Chu Yun: “soft monumentality”

“Make a Great Work” [by Chinese artist Chu Yun] is an urban intervention on the level of soft monumentality. Soft monumentality is a concept developed by Wu Hung in his reading of the political and discursive uses of the architecture of Tiananmen Square. It is intended to encompass the flower displays, temporary amusement rides, ephemeral photo backgrounds, and other public sculptures that began to be placed in the square during National Day under the Jiang Zemin regime; all of this was opposed to the hard monumentality of earlier interventions in the political texture of the space, including the Monument to the People’s Heroes and, most notably, the Mao Zedong Mausoleum. Perhaps somewhat enamored with Jiang-era politics, Wu Hung claims that such techniques are akin to Michel de Certeau’s tactics of the everyday, and opposed to the strategic manipulations of architectural hegemony. Though he may have been overly optimistic, Chu Yun now brings a new version of soft monumentality for the age of soft power.

As an aside, “soft monumentality” is a term which could have been used to describe the soft works of American Pop artist, Claes Oldenburg (although I’m not sure that this exact conjunction is used with his work, but the words are separately applied to them). His pieces favoured humour over the gravity which art was expected to display at that time, and this seems to parallel, at least in its intentions if not it’s exact material or methods, the flowers amongst the monuments. The humour (in the sense of lightening the mood, perhaps) and the play with scale, if taken metaphorically, can be seen to be present over both these interventions.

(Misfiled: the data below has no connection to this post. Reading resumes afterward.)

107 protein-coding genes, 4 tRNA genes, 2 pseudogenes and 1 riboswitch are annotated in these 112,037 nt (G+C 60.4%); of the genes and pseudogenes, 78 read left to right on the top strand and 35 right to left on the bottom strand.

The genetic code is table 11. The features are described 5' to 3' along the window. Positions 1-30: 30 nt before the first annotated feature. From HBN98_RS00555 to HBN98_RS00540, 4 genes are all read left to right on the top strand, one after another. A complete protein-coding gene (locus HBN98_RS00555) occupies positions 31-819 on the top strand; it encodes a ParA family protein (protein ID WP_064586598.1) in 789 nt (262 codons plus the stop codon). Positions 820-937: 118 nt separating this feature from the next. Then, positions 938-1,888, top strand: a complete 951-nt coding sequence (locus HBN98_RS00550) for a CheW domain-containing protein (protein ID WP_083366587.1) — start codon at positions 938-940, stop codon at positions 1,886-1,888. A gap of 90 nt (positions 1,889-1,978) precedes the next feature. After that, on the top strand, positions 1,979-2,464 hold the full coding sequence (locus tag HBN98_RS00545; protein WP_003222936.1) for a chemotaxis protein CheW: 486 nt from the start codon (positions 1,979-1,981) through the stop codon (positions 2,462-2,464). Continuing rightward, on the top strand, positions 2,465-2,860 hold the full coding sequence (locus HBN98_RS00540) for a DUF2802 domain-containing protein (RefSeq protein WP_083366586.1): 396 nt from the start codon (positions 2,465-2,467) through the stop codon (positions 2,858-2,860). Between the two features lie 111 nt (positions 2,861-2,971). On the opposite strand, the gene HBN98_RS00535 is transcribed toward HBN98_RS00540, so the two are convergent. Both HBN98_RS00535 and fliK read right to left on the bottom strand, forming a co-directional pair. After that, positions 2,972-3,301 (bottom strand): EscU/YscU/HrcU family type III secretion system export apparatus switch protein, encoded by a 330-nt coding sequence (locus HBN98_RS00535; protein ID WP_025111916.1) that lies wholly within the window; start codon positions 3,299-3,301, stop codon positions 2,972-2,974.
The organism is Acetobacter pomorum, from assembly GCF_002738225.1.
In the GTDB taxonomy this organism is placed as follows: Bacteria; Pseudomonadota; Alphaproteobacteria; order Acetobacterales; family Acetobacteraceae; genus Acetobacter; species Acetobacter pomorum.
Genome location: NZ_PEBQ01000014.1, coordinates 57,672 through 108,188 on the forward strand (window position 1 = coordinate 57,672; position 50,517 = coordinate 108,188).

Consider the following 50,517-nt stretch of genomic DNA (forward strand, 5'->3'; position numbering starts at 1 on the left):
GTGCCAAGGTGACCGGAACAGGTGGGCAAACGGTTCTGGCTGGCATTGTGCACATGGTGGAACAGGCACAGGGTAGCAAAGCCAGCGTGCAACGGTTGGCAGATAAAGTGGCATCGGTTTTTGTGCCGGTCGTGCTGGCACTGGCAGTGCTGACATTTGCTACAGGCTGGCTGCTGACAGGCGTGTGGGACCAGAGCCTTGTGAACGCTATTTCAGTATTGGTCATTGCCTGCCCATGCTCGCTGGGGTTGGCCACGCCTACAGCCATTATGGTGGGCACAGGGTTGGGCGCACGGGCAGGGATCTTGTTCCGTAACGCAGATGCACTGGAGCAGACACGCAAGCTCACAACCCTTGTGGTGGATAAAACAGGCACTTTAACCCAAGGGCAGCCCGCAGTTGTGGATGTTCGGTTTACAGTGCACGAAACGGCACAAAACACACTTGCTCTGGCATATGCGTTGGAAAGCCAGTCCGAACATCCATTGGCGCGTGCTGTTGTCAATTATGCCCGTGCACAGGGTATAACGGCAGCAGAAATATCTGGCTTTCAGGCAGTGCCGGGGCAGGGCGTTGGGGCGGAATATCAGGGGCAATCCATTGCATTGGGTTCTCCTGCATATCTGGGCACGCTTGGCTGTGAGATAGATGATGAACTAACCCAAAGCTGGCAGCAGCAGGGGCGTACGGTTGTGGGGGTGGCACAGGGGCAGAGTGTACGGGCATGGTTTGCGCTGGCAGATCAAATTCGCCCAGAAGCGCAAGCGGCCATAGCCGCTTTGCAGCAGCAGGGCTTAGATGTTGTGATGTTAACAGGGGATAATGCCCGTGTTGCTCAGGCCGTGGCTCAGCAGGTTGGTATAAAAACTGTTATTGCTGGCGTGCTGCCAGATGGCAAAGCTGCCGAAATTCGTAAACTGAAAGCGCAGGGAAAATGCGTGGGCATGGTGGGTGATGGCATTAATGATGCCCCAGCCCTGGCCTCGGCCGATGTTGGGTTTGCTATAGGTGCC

Peckham, Robin (2010) CHU YUN IN FRANKFURT (2 OF 3). Kunsthalle Kowloon. Weblog. [Online] Available from: [Accessed 2010/02/05].


Breaking Forecast: 8 Key Figures of China’s New Generation Artists is a groundbreaking exhibition presenting new and recent works by the most compelling emerging and mid-career artists working throughout China today: Cao Fei, Chu Yun, Liu Wei, MadeIn, Qiu Zhijie, Sun Yuan & Peng Yu, Yang Fudong and Zheng Guogu. The first of its kind, the exhibition affirms UCCA’s dedication to supporting the development of Chinese art. Combining genres of painting, performance, photography, video and installation, this exhibition will define the future of Chinese contemporary art for years to come. [emphasis mine]

And “emerging” is always a tricky word to define, too.

It’s not that I don’t recognise that this is an interesting group of artists (and, in my opinion, it’s always good to see more of Chu Yun), and we’ve all been guilty of the odd bit of hyperbole in our time, but that last sentence…

The self-aggrandisement that’s coming through in this piece, and the way UCCA are presenting the artists in this text, actually seems to be using them as a side-line to UCCA’s own historical positioning statements – and of course that’s exactly the (overt or covert) purpose of exhibitions (and—by association—the artists involved in those exhibitions). My issue is not with the uses to which exhibitions (or artists) can be put, but with this wording that seems to revel in this programme. At the end of the day, it’s quite exciting to find a text which is so blatant about this.

To be fair to UCCA, my issues with them deserve a more considered post, but this particular press release was too galling to let slip by.